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Hungry Kids of Hungary

with Them Swoops and The Preatures




Why the Hungry Kids of Hungary should have realised that The Preatures would be a dangerous support act:

1. The Preatures are good.
2. They are really, really good.
3. Maybe not better than the Hungry Kids of Hungary, but but very, very close.

When a support act drums up as many cheers and ‘yews' from a crowd as the headlining act, it should be an embarrassing state of affairs. That’s not entirely what happened when The Preatures supported the Hungry Kids of Hungary at the Hi-Fi in Sydney, but it was pretty damn close.

But first, let’s take a moment to touch base with Them Swoops – the first of the indie-pop injection for the night. Playing to a headcount of around 20 is sheer bad luck, but it was a blessing for those who arrived early. The small crowd were treated to the lads’ full and enthusiastic attention. Them Swoops have fast become a fave of the triple j mob, and they’re getting attention in the States. They're a ‘watch this space’ kind of band.

Fired up, flirtatious, soulful and rock n roll-full, Sydney siders, The Preatures, are fast steering themselves towards big things, but moving away from the shadows of being a support act, should be their first port of call.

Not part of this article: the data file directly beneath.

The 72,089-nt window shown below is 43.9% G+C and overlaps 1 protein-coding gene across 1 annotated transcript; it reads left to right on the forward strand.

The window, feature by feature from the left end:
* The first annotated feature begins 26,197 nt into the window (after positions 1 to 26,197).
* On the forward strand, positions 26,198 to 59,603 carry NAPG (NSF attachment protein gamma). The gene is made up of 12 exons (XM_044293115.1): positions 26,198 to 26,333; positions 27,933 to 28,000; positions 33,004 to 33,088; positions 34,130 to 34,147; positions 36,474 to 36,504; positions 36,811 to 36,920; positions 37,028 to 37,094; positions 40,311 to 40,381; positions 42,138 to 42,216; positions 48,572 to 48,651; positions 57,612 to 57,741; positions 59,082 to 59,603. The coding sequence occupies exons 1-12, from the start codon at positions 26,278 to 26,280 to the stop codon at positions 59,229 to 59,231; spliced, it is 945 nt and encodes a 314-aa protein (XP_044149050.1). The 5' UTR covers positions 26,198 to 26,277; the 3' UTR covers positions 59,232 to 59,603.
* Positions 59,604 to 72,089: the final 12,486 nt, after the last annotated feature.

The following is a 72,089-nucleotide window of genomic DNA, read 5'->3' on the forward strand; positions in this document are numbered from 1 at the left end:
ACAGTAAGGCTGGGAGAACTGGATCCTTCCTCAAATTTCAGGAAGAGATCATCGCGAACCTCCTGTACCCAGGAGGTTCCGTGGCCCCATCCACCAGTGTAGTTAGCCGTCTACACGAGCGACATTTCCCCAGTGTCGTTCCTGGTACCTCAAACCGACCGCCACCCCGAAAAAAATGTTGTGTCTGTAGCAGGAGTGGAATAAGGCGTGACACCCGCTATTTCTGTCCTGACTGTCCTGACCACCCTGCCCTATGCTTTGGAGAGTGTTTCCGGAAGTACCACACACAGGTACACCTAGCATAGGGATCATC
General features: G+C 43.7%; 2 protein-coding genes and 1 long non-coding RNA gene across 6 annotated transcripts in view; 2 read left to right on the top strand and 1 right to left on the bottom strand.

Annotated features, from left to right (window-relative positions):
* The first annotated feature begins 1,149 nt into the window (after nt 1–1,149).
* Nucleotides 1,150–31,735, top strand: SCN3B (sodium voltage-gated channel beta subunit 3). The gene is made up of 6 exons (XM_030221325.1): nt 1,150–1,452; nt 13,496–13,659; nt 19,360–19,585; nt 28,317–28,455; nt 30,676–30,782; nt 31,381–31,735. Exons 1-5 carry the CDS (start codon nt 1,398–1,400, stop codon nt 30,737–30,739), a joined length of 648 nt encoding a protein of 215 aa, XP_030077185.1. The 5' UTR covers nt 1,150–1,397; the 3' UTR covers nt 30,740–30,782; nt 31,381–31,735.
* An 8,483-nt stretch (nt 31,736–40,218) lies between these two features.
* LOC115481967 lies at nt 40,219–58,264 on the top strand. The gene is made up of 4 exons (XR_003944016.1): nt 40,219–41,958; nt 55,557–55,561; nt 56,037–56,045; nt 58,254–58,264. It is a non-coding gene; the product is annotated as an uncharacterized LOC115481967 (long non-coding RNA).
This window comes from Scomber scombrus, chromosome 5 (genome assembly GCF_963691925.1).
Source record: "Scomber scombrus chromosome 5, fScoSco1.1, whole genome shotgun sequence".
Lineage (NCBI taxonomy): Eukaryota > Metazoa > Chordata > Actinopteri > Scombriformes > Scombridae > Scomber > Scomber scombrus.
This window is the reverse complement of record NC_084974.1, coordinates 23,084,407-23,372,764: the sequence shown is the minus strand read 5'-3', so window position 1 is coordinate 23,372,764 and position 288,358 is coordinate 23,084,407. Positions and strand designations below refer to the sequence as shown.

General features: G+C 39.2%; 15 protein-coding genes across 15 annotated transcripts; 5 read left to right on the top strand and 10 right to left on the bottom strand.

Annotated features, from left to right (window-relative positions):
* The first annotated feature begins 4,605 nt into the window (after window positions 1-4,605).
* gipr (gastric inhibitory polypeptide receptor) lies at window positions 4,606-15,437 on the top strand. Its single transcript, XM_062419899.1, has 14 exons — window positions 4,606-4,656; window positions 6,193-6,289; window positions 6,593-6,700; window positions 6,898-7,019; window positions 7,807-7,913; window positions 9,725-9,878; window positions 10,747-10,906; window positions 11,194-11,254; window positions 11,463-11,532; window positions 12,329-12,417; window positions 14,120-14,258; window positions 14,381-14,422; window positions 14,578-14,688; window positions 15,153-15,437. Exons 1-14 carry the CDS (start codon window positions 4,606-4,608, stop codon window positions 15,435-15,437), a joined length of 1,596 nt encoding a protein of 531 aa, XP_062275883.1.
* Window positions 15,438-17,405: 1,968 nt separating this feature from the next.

Isabella Manfredi – The Preatures’ black-maned beauty on keys – has come a long way since I last saw them perform in Sydney. She’s grown with the confidence that exposure and airplay brings, and there’s now a knowing glint to the gaze she casts over her audience. She’s intriguing, albeit a tad ice-cool. As her sultry vocals waft over what the band terms their ‘goth-soul’ sound (I’m leaning towards throwing in another pop-indie reference here, too), her voice marries gloriously with Gideon Bensen’s gutsy and full-blooded twang.

You don’t need to hear anymore about this band right now, because soon enough, they're all you'll be hearing about. They will be everywhere.

Aside from some reverb issues and meandering banter (or was it stalling?) from Dean McGrath, The Hungry Kids’ of Hungary’s indie-pop was on-form, and the taste they gave of You’re a Shadow, proved that they’re still master musicians, who can craft near perfect pop.

The new tracks, however, were delivered in long runs and the crowd’s lack of familiarity with the work, saw the energy in the room drop - something that didn't seem to be noticed by the band. Tracks off their first album Escapades fared much better, and not surprisingly, ‘Wristwatch’ was a favourite, infecting the Hi Fi with a mass of bopping heads.

The Hungry Kids of Hungary weren’t in bad shape, and this isn’t necessarily a bad review. There’s just no way around the fact that The Preatures might (and that’s a BIG might) be just a little more hungry for success.

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